Timing is everything. DO NOT apply for ANYTHING, or DO ANYTHING credit wise for at least 6 months prior to applying for a mortgage. Mortgage lenders get real antsy if they see credit apps prior to getting a mortgage. If some of the items on your list can wait until after you get a mortgage and CLOSE ON IT, then let them wait. Fancy smancy car should be last on your list.
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thom02099
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Postby thom02099 » Fri May 09, 2014 9:56 pm

[color="red"]I'm currently 25 years old and have a great career and awesome credit. Between the three bureaus I range from 774-782. I monitor my credit with LifeLock and FreeCreditReport.com, and have been since I was 19.[/color]

What's the source of those scores? If you're relying on FreeCreditReport.com, that is a FAKO score; it is not a FICO score. Prior to shopping for a mortgage you need to get your FICO scores, from MyFICO.com. The Experian and Equifax models used there are the most recent. The Transunion score, for now, is TU98, a very old model that practically no one uses. MyFICO officials indicate that they are in negotiations to upgrade TU to the latest/08 model, and that should be accomplished sometime this summer. In the meantime, there are other sources for getting a TU FICO score, most notably Discover, which provides the TU08 score on each monthly statement. I'm not encouraging you to apply for a Discover card, just to make you aware of a source, if you SHOULD decide to apply for a Discover card 6-12 months before applying for a mortgage. But I digress.

My point is, get your FICO score, so you have a baseline/benchmark to start with. Your EQ score should match up with a mortgage broker's pull, if they are using the EQ08/Beacon 9.0 version. It's a bit more generous than the previous Beacon 5.0 version. EX from most lenders will be an 04 version, but more are moving toward the 08 version. There could be discrepancies, but the 08 version is usually more generous.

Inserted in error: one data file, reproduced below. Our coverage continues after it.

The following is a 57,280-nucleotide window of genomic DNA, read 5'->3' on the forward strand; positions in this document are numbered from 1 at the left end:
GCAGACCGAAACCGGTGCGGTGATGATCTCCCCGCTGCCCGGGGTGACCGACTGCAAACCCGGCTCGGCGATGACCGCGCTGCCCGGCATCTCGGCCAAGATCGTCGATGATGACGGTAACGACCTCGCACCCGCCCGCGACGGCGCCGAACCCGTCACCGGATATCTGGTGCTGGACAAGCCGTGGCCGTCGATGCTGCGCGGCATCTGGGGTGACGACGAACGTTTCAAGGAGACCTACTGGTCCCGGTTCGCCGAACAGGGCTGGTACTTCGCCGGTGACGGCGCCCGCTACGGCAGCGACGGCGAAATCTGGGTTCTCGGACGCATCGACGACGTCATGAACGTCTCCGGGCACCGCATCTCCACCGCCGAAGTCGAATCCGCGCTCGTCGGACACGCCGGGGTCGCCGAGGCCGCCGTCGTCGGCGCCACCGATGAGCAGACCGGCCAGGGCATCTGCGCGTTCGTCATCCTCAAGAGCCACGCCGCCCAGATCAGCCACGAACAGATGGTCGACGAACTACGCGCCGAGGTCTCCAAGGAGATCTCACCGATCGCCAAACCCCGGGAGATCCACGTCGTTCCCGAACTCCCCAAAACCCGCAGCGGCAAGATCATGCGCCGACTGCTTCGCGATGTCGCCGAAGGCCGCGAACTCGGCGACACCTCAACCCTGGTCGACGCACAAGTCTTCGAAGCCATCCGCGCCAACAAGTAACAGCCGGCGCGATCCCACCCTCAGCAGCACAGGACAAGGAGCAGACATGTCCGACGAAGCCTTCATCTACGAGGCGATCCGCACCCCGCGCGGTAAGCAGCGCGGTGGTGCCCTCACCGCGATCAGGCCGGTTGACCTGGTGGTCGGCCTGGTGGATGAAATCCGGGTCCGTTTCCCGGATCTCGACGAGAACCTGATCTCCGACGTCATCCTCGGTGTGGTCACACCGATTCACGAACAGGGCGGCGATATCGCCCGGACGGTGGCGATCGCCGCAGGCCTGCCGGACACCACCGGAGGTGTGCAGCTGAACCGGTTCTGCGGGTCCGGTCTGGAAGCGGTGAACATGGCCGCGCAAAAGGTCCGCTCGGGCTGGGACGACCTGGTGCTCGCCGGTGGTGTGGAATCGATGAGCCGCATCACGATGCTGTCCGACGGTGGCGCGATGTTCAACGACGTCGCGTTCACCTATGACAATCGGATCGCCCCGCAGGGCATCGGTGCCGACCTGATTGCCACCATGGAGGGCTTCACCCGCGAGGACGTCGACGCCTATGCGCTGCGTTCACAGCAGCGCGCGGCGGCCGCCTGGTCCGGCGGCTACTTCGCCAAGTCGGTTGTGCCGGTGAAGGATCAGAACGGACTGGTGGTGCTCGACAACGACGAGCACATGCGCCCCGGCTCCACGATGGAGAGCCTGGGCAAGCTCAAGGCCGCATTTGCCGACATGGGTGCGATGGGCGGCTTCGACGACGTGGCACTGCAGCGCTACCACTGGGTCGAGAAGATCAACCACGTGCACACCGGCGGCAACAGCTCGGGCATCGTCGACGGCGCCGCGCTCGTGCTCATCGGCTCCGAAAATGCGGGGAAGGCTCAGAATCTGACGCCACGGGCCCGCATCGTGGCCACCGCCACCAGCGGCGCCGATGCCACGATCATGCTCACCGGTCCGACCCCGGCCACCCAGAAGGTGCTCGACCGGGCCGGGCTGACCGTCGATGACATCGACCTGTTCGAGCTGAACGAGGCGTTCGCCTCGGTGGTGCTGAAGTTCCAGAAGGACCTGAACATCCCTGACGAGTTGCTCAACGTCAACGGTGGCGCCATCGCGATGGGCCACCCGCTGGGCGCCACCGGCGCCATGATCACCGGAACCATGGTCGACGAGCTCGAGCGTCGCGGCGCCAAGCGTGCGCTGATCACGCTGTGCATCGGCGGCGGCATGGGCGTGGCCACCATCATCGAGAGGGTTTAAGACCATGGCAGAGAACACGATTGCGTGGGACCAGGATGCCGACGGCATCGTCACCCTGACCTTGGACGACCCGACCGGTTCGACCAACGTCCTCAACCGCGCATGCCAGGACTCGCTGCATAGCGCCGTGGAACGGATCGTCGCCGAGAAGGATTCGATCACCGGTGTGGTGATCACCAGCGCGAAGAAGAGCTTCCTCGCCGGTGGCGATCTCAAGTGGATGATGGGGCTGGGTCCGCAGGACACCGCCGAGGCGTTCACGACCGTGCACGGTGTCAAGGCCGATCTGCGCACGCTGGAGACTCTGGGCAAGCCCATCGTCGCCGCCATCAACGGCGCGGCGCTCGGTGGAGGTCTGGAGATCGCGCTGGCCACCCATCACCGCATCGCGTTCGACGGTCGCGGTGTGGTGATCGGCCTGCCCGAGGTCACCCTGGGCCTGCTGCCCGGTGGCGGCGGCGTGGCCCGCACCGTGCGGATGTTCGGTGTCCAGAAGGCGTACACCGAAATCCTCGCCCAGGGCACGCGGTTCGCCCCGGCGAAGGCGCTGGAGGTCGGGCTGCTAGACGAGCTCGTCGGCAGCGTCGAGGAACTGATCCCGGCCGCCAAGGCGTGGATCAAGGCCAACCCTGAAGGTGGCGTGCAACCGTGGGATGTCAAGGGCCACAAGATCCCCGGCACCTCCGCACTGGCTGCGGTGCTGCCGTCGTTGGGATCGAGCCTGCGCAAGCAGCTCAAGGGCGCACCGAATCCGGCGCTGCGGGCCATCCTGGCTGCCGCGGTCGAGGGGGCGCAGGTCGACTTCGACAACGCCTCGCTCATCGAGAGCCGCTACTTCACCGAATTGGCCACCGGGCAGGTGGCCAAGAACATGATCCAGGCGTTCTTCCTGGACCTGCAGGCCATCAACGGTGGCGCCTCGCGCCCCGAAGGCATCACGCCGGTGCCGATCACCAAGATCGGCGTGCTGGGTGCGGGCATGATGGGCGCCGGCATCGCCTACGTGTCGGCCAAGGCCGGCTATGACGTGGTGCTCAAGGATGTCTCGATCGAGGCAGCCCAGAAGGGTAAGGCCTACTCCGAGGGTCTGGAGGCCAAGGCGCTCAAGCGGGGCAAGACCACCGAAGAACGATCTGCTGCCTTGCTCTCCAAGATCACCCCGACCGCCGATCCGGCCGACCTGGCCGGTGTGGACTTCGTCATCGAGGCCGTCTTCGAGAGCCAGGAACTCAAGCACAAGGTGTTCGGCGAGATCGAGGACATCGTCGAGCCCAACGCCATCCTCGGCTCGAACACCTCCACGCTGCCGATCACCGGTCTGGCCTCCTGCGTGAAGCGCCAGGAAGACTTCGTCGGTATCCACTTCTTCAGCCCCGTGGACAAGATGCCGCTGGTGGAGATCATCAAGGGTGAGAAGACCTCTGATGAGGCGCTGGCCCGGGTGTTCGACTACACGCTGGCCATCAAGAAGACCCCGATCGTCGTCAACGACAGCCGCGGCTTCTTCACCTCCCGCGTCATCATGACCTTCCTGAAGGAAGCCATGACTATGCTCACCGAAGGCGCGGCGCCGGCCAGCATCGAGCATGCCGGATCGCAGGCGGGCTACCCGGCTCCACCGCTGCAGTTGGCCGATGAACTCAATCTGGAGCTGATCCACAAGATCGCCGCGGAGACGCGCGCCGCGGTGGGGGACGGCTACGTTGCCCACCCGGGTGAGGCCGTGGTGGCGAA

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tigerowl06
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Postby tigerowl06 » Fri May 09, 2014 10:55 pm

Go for the mortgage first, if possible. That one could be sensitive. After that, the people leasing you your current car, or who will give you a cell phone plan, or DirectTV will not give a crap about inquiries, only baddies. Maybe best to wait a year after this stuff to go for the sports car. It'll help you get some more money together too anyway. Buying the car outright is not a bad idea; if you have a mortgage, you don't have any need for a car loan to build credit. The mortgage is the bigger deal (and it's tax advantaged to boot).
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takeshi
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Postby takeshi » Mon May 12, 2014 10:18 am